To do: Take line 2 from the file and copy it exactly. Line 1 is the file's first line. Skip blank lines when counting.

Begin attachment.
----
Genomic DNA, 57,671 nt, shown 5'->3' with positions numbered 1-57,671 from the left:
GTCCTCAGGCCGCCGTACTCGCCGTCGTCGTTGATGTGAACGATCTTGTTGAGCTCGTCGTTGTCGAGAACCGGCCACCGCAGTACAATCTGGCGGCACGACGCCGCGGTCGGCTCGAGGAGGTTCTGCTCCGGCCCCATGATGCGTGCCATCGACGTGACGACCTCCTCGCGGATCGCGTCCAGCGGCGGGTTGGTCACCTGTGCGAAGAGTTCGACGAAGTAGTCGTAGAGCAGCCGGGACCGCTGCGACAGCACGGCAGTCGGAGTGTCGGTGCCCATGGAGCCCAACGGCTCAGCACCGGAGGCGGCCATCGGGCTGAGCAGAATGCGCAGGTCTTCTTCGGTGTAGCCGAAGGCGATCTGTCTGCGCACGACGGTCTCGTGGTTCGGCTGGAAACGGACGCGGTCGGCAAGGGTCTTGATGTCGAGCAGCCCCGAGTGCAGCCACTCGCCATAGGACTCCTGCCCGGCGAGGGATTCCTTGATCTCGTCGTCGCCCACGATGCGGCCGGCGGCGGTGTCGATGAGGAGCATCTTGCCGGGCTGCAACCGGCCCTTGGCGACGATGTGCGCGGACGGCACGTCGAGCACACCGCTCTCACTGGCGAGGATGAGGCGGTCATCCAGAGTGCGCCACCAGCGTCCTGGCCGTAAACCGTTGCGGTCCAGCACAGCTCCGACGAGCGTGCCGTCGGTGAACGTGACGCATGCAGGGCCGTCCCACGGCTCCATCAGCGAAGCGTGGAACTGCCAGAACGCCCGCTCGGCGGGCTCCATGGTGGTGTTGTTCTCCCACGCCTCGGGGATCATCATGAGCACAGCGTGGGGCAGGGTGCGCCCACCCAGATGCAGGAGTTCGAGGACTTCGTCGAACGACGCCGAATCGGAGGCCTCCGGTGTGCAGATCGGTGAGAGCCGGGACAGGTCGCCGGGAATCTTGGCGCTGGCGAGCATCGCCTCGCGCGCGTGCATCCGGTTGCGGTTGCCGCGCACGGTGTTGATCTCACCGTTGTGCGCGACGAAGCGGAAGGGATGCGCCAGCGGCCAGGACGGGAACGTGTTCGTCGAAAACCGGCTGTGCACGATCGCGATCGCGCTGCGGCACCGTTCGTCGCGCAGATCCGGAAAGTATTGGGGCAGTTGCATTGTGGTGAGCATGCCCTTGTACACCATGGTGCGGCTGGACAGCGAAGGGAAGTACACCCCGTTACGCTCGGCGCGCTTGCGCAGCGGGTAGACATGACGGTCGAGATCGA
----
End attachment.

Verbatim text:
GTCCTCAGGCCGCCGTACTCGCCGTCGTCGTTGATGTGAACGATCTTGTTGAGCTCGTCGTTGTCGAGAACCGGCCACCGCAGTACAATCTGGCGGCACGACGCCGCGGTCGGCTCGAGGAGGTTCTGCTCCGGCCCCATGATGCGTGCCATCGACGTGACGACCTCCTCGCGGATCGCGTCCAGCGGCGGGTTGGTCACCTGTGCGAAGAGTTCGACGAAGTAGTCGTAGAGCAGCCGGGACCGCTGCGACAGCACGGCAGTCGGAGTGTCGGTGCCCATGGAGCCCAACGGCTCAGCACCGGAGGCGGCCATCGGGCTGAGCAGAATGCGCAGGTCTTCTTCGGTGTAGCCGAAGGCGATCTGTCTGCGCACGACGGTCTCGTGGTTCGGCTGGAAACGGACGCGGTCGGCAAGGGTCTTGATGTCGAGCAGCCCCGAGTGCAGCCACTCGCCATAGGACTCCTGCCCGGCGAGGGATTCCTTGATCTCGTCGTCGCCCACGATGCGGCCGGCGGCGGTGTCGATGAGGAGCATCTTGCCGGGCTGCAACCGGCCCTTGGCGACGATGTGCGCGGACGGCACGTCGAGCACACCGCTCTCACTGGCGAGGATGAGGCGGTCATCCAGAGTGCGCCACCAGCGTCCTGGCCGTAAACCGTTGCGGTCCAGCACAGCTCCGACGAGCGTGCCGTCGGTGAACGTGACGCATGCAGGGCCGTCCCACGGCTCCATCAGCGAAGCGTGGAACTGCCAGAACGCCCGCTCGGCGGGCTCCATGGTGGTGTTGTTCTCCCACGCCTCGGGGATCATCATGAGCACAGCGTGGGGCAGGGTGCGCCCACCCAGATGCAGGAGTTCGAGGACTTCGTCGAACGACGCCGAATCGGAGGCCTCCGGTGTGCAGATCGGTGAGAGCCGGGACAGGTCGCCGGGAATCTTGGCGCTGGCGAGCATCGCCTCGCGCGCGTGCATCCGGTTGCGGTTGCCGCGCACGGTGTTGATCTCACCGTTGTGCGCGACGAAGCGGAAGGGATGCGCCAGCGGCCAGGACGGGAACGTGTTCGTCGAAAACCGGCTGTGCACGATCGCGATCGCGCTGCGGCACCGTTCGTCGCGCAGATCCGGAAAGTATTGGGGCAGTTGCATTGTGGTGAGCATGCCCTTGTACACCATGGTGCGGCTGGACAGCGAAGGGAAGTACACCCCGTTACGCTCGGCGCGCTTGCGCAGCGGGTAGACATGACGGTCGAGATCGA